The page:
I began the Story Magic series with a Gregory Clark column, and since Brian Ross – to whom it was dedicated – responded in an unfunny way and is now having his Canadian citizenship examined, being unfamiliar with Mr. Clark, I shall pause to pray Mincha and perform a Cheshbon HaNefesh (Spiritual Self-examination) with Mr. Clark and his Algonquin Ojibway guide, Nahda-weh.
From Gregory Clark’s column, “Medicine at Sunset (pg 57)”
‘… I heard a strange moaning and groaning from the direction Nahda-weh had gone. I hurried to him.
He was sitting on a boulder, rocking gently, and making strange, sing-song sounds. Chanting.
“I was just saying my everyday song,” he said.
It is a prayer. It is uttered at sunset. Before bidding good-bye to the day, the Indian goes to a quiet place.
And there he remembers every single thing that has happened during the day now dying. Every detail. And he recites it. Forgetting not one particular, not one chipmunk seen scuttling across the trail, nor one butterfly, nor one bird song, he recollects, in that half-hour of tranquility at sundown, the whole story of the day.’
He honors in gratitude each detail of his day. It is a source of great spiritual strength.
Mr. Clark continues by sharing a decades later evening sharing a Pullman car with a clergyman and a psychiatrist, the latter, excitedly sharing a sleep inducing method more effective than counting sheep:
“Instead of counting sheep, or resorting to any of the old wives’ tricks for inducing sleep, I allow myself to relax by trying to remember, as I lie in bed, every detail of the past twelve or fourteen hours of my day.”
Skinks & Fritillaries
In “The Squirt, (pg 24)” Mr. Clark shares a short conversation that offers some insight into the art of “Everyday Song.”
‘So when my young friend, looking her most possessive, introduced me to him and he shook hands with a big, close grasp, I asked him what he had been looking at as he came up the rocks.
“A skink,” says he, “a fritillary, some Indian Pipe and a wood frog.”
And, by gum, we became friends on sight. For I havee always liked a man, especially a young man, who wastes not a moment of life but sees all things great and small.
And in case you don’t know what a skink is, it is a small, blue-tailed lizard; a fritillary is a beautiful tan butterfly, the undersides of its wings spangled with great patens of pure silver; Indian Pipe is a strange spirit flower, a ghost that comes softly to dwell by the blessed habitations of men; and the wood frog is an elf that looks like any other frog but is daintily different.
A man who will see these things in fifty yards walking up my rocks is a man, alert.’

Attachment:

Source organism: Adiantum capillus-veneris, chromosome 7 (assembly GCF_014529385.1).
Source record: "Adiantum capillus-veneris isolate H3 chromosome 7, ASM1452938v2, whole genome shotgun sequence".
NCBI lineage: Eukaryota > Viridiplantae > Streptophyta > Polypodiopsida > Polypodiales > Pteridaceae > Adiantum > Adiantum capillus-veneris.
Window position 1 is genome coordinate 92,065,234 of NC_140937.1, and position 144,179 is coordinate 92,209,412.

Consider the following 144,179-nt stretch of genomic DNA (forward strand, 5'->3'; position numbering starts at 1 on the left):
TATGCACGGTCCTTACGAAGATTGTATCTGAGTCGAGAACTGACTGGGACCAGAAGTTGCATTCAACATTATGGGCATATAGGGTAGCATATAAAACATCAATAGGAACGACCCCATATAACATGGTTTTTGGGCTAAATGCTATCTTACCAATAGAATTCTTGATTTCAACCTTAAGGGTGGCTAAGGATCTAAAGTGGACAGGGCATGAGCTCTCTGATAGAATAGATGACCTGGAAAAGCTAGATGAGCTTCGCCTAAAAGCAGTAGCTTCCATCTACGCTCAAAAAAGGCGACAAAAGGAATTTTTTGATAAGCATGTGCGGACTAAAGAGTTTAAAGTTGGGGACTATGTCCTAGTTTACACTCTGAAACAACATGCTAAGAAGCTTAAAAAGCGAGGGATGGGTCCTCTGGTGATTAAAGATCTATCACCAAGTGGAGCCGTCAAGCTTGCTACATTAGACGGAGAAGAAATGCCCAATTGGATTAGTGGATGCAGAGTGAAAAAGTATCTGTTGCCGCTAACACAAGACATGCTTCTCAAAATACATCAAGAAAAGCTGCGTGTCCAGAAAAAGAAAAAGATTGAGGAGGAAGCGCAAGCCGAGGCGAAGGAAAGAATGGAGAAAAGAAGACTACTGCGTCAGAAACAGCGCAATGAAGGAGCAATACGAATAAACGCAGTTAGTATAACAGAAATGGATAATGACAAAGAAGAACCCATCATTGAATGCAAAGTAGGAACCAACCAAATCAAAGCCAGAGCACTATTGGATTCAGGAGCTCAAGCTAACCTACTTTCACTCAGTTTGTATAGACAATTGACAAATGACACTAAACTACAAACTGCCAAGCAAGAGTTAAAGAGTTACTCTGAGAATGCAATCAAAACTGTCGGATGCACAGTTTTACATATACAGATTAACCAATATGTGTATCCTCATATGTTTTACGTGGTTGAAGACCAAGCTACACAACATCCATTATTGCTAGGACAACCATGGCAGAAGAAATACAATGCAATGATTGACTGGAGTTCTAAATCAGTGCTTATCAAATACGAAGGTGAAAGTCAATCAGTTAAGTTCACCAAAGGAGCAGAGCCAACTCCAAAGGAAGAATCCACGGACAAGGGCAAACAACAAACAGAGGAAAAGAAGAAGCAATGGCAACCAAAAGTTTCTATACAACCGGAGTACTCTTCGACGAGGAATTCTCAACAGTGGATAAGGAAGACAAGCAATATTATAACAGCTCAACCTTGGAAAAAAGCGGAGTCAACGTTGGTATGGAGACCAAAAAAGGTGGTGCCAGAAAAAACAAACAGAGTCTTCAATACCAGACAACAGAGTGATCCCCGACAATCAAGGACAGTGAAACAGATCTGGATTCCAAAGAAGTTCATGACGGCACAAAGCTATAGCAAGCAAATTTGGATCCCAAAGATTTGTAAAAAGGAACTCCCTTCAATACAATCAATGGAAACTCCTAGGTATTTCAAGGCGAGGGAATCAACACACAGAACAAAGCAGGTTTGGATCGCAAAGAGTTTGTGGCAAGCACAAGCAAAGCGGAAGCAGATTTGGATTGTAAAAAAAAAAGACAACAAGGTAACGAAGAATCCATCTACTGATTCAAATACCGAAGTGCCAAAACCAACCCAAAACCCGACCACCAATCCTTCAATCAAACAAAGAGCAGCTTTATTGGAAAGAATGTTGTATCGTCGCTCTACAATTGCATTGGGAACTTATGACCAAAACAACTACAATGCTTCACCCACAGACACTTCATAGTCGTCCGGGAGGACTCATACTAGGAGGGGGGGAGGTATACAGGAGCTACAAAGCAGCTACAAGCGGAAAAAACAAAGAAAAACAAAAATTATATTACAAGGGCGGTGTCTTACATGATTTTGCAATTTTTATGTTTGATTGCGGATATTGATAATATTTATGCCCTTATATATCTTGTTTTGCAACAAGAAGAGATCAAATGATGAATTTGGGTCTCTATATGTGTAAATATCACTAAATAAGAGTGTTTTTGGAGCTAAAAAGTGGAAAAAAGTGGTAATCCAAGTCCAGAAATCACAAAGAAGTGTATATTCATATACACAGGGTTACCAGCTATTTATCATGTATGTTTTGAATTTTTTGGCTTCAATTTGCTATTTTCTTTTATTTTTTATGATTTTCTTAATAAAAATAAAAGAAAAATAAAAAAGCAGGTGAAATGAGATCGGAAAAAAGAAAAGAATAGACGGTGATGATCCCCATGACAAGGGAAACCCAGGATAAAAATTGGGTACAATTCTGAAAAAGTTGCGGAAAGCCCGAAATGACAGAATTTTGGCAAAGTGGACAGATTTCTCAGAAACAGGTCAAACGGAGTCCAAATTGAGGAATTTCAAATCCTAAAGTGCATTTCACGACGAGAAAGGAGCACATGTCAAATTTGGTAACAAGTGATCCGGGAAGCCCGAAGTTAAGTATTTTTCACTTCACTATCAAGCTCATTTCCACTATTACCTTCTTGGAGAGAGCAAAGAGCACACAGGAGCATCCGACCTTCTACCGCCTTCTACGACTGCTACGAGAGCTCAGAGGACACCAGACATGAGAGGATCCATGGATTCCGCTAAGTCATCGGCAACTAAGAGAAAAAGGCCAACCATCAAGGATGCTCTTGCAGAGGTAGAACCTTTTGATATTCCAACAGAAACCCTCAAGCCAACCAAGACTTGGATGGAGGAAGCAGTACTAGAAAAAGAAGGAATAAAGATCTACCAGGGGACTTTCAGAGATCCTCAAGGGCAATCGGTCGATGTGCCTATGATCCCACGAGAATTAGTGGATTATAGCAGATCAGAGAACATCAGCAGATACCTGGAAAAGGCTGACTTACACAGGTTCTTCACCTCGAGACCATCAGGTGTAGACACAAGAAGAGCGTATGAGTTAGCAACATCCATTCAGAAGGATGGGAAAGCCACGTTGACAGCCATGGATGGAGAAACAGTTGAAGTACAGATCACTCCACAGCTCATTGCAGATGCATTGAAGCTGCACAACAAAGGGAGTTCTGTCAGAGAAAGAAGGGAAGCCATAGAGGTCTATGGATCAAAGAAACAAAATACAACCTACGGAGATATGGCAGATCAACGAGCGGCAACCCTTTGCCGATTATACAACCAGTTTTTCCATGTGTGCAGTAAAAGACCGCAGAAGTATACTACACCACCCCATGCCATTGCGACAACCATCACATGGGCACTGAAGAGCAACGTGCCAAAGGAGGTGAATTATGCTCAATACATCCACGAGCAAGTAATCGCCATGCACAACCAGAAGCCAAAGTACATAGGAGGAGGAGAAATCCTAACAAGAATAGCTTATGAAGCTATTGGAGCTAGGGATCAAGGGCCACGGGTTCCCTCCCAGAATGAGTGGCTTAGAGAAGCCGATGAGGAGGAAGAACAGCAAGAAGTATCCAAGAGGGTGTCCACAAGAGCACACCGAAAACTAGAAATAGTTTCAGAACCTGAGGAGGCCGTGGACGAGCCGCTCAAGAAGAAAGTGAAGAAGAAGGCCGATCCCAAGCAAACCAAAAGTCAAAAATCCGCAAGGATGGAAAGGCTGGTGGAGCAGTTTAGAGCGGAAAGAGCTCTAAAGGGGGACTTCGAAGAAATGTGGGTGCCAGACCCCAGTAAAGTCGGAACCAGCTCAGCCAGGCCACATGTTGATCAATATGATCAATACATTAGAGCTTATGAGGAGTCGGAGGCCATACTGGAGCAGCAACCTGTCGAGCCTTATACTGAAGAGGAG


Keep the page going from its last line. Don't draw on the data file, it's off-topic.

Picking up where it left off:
I prefer Nahda-weh’s “Everyday Song,” to the psychiatrist’s sleep inducement primarily because it demands alertness and is used, not for sleep, but to enhance awareness and gratitude.
In another column, “The Greatest (pg. 104),” Mr. Clark is sitting on the beach in Northern Canada with a Cree named Fletcher. As an Indian Affairs doctor hikes to a hidden cabin to treat Fletcher’s mother, the two sit in silence until a plane flies overhead:
“That is a wonderful thing,” I stated.
Fletcher watched it slowly vanishing in the misty sky. “But,” he said, in his turn. “It is not the most wonderful thing.”
“What,”I asked duly, “is the most wonderful thing?”
“A snare,” said Fletcher.
I was astonished, and let Fletcher look at my astonishment in my easily penetrable eyes.
“A snare?” I questioned.
Fletcher sat for a moment thinking about snares, to get it just right for utterance.
“A man can be alone,” he began. “He can be without anything. No wire in his pocket, no string even. He hasn’t got a knife, an axe. He is alone. But he can make a snare. From watap, from the roots of spruce or tamarack, from many things, he can make a snare.”
Fletcher paused, and we traded a steady gaze.
“He can get a rabbit,” he went on. “He can eat. He can catch more rabbits, and make a robe. He can use the rabbit flesh to set bigger snares. He can make snares of the rabbit’s skin. He can snare bigger animals, for their fur and their flesh. He can build and tie together a shelter.”
“He will live,” said Fletcher.
“That (plane),” he said, “is not a wonderful thing. It is a strange thing. It needs too much. It needs mechanics… pilots..engineers…gas…oil… and one thing goes wrong, and it all goes wrong.”
When the doctor returned to the two men he explained they needed the plane to get Fletcher’s mother to a hospital.
They soon found out that the plane crashed somewhere in the bush. No one knew where.
Although I disagree with Fletcher about planes being wonderful things, I could imagine Fletcher being more skilled than I at “Everyday Song.”
That is, until Shabbat, and her Halachot – Journeys had me considering all the things and seeing all that is wonderful in everything.
Shabbat teaches me “Everyday Song.”
Perhaps that is the meaning of the Midrashic description of Sarah’s Shabbat Candles burning from Friday all the way through till the next Friday; they focused her “Everyday Song,” just as we sing each day of the week: “This is the song of First, Second, … Day of the Holy Shabbat the Levites would sing on the stage in the Temple…”